School of Air (SOA/SOTAs) is a generic term used in Australia to refer to a correspondence system that caters to the primary and early secondary education. They are also known as the Virtual school initiatives in Australia. Initially, all the classes were conducted by radio but internet technology has had a positive impact on this system.
School of the Air was started in 1950 by Adelaide Miethke who was the head of the South Australia branch of the Royal Flying Doctor’s service. Her idea was to use the radio network to broadcast lessons to school children. The trial was a success with the first lessons broadcast taking place in Alice Springs in 1951. There are about 25 distance schools in Australia across all states except Tasmania and ACT. A large number comprises of primary schools, but most states have incorporated an open education high school. SOTA students can enroll in one once they finish primary school or simply attend a private boarding school in the city.
How it works
School of the Air main aim is to gather the isolated families into a school-based unit to teach closeness by being part of a classroom. To break down the isolation that exists in children who live in remote experiences, the teacher must ensure there is a communication where they talk to the students and in return, students give responses to any issue they may be facing. Teachers look for a member of the distance education group, the ‘home tutor’ and conduct regular meetings on air. Activities such as reading, cooking, fishing, poetry, and music are available for children to allow them to interact with the peers. Incorporation of the radio on the platform allows parents and other groups to conduct meetings over the air on the well-being of their children. Schools of the Air are a success in Australia for several reasons, but the most important is the great distance that exists between settlements and the fact that a big number of small settlements with few people are scattered across the country. As a result, most children in these areas lack the opportunity to attend educational institutions which is the main reason for the creation of Schools of the Air.
Use of Technology
The technology used for the lesson is a programme known as Centra. It’s more of an interactive whiteboard with a ‘text chat’ function. Students can simply write on the board or just put up their hand and get to see and hear their teacher. Sometimes the sound may lag, so the teachers prefer to use teleconferencing together with Centra. The telephone comes with a ‘press to talk switch’ function to reduce the background noise picked up by the telephone microphone. It’s also a way to reduce distractions to increase student’s concentration and participation.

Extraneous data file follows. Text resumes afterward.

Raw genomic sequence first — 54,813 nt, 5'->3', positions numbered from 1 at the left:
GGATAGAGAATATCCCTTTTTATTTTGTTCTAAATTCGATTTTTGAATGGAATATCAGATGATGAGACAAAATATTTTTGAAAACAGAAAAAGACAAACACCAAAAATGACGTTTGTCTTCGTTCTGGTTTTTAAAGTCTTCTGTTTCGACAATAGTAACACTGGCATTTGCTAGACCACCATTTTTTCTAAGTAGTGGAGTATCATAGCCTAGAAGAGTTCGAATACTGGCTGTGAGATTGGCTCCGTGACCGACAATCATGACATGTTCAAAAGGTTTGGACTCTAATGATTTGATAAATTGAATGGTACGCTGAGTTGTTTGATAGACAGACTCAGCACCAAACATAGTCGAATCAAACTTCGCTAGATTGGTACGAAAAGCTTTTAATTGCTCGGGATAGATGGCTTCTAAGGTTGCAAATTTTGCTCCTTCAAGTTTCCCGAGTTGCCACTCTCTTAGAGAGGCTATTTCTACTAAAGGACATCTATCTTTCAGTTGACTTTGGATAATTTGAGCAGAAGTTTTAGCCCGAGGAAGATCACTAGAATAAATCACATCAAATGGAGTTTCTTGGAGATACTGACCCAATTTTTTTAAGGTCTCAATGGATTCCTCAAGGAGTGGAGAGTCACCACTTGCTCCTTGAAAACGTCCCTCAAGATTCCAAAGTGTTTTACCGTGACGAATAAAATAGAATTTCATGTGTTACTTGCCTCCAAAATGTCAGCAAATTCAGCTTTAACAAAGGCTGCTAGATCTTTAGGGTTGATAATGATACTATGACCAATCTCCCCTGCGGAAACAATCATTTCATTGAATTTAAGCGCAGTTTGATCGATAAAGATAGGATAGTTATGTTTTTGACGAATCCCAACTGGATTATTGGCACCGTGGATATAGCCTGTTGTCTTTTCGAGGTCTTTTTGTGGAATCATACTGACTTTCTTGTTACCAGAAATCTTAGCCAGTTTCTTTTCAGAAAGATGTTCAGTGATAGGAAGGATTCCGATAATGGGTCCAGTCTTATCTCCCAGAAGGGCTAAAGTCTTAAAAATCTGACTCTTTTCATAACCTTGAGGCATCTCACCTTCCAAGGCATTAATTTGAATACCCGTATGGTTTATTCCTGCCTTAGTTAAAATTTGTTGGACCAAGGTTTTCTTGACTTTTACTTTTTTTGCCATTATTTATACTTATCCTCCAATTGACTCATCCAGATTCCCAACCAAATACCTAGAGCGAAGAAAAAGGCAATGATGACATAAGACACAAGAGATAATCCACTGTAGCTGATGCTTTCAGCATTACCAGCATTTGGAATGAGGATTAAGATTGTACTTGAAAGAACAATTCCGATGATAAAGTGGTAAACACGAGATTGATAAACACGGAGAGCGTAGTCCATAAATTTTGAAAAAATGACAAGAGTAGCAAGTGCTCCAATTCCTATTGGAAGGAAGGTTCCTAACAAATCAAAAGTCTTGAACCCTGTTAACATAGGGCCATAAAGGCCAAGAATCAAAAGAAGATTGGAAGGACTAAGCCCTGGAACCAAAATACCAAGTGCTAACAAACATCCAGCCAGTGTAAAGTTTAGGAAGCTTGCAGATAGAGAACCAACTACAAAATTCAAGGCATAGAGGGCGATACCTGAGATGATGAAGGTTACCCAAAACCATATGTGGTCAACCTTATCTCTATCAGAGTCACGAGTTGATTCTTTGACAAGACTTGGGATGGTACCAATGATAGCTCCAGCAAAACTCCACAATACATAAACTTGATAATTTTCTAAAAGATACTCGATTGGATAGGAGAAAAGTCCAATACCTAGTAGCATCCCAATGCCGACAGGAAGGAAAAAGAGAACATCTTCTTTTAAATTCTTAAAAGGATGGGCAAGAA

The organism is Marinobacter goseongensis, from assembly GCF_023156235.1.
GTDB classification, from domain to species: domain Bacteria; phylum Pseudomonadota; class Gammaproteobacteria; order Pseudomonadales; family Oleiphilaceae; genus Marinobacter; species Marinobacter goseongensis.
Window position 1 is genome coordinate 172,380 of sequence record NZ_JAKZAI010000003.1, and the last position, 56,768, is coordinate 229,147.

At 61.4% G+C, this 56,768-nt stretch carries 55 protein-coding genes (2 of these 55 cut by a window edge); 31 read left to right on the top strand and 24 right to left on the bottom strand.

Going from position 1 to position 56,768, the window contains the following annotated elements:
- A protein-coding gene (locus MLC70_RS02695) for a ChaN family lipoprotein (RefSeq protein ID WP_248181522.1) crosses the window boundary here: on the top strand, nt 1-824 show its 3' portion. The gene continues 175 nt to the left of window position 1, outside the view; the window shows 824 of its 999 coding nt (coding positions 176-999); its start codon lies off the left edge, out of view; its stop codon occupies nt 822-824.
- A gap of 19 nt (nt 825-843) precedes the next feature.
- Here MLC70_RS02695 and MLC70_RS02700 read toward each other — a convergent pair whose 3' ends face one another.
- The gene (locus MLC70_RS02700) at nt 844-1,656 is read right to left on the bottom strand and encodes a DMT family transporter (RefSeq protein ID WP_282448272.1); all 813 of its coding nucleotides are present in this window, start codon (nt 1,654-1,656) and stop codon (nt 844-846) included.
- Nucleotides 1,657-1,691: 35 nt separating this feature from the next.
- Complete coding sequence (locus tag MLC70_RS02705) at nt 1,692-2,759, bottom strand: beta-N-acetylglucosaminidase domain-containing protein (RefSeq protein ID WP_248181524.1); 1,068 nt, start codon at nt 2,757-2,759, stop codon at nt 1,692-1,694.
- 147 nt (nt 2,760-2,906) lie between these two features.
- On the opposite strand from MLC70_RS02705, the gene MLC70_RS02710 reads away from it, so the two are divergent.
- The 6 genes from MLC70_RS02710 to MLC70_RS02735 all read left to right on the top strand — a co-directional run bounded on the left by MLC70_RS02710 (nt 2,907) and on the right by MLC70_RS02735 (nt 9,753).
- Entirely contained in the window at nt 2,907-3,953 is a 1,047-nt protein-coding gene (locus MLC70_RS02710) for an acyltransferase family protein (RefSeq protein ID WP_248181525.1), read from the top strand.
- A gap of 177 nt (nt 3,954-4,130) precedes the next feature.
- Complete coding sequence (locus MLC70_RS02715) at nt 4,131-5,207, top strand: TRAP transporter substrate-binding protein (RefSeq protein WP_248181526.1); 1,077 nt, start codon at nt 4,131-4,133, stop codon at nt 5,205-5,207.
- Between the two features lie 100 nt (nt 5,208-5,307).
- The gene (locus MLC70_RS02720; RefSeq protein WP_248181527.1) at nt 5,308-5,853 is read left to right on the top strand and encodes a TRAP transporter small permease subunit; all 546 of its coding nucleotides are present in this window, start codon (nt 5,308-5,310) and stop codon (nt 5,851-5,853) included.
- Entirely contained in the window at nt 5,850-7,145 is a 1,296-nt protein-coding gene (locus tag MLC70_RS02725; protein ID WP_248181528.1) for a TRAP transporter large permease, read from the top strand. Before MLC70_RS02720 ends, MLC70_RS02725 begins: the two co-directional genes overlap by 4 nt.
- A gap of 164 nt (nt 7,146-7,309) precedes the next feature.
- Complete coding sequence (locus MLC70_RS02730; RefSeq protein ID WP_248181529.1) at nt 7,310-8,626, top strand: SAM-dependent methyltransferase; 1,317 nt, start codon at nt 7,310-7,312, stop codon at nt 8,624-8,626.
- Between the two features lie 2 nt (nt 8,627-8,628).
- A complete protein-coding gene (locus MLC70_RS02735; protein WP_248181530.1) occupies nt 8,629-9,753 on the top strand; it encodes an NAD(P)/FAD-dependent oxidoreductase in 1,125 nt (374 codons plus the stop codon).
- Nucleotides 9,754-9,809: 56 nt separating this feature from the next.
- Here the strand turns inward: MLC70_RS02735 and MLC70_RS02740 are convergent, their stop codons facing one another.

Extra lessons can be broadcasted with teleconferencing and another programme called Moddle where students can access any posted work, or get it on textbooks. Some SOTA students also use Skype to access educational services. SOTA system also allows students to do the work at their own pace which means they can spend less time doing schoolwork. Eventually, they are required to sit for the NAP-LAN tests for years 3, 5, 7, and 9 respectively. Although School of Air students were initially isolated, today, all classes of children have access to education through SOTA and other correspondence schools.
Support Teacher Learning (STL)
SOTA has established the Support Teacher Learning program to provide support to both teachers and students in difficulties. This branch is under the SOTA Learning Difficulties team that comprises of one support teacher in each of the Schools of Air. This body works hand-in-hand with teachers, students, home tutors, and international agencies to establish an effective educational process and outcomes for any student. The process involves effective planning that is easy to understand for every team member.
For School of Air in Australia, technology is a superior component for delivering educational materials to students across the country.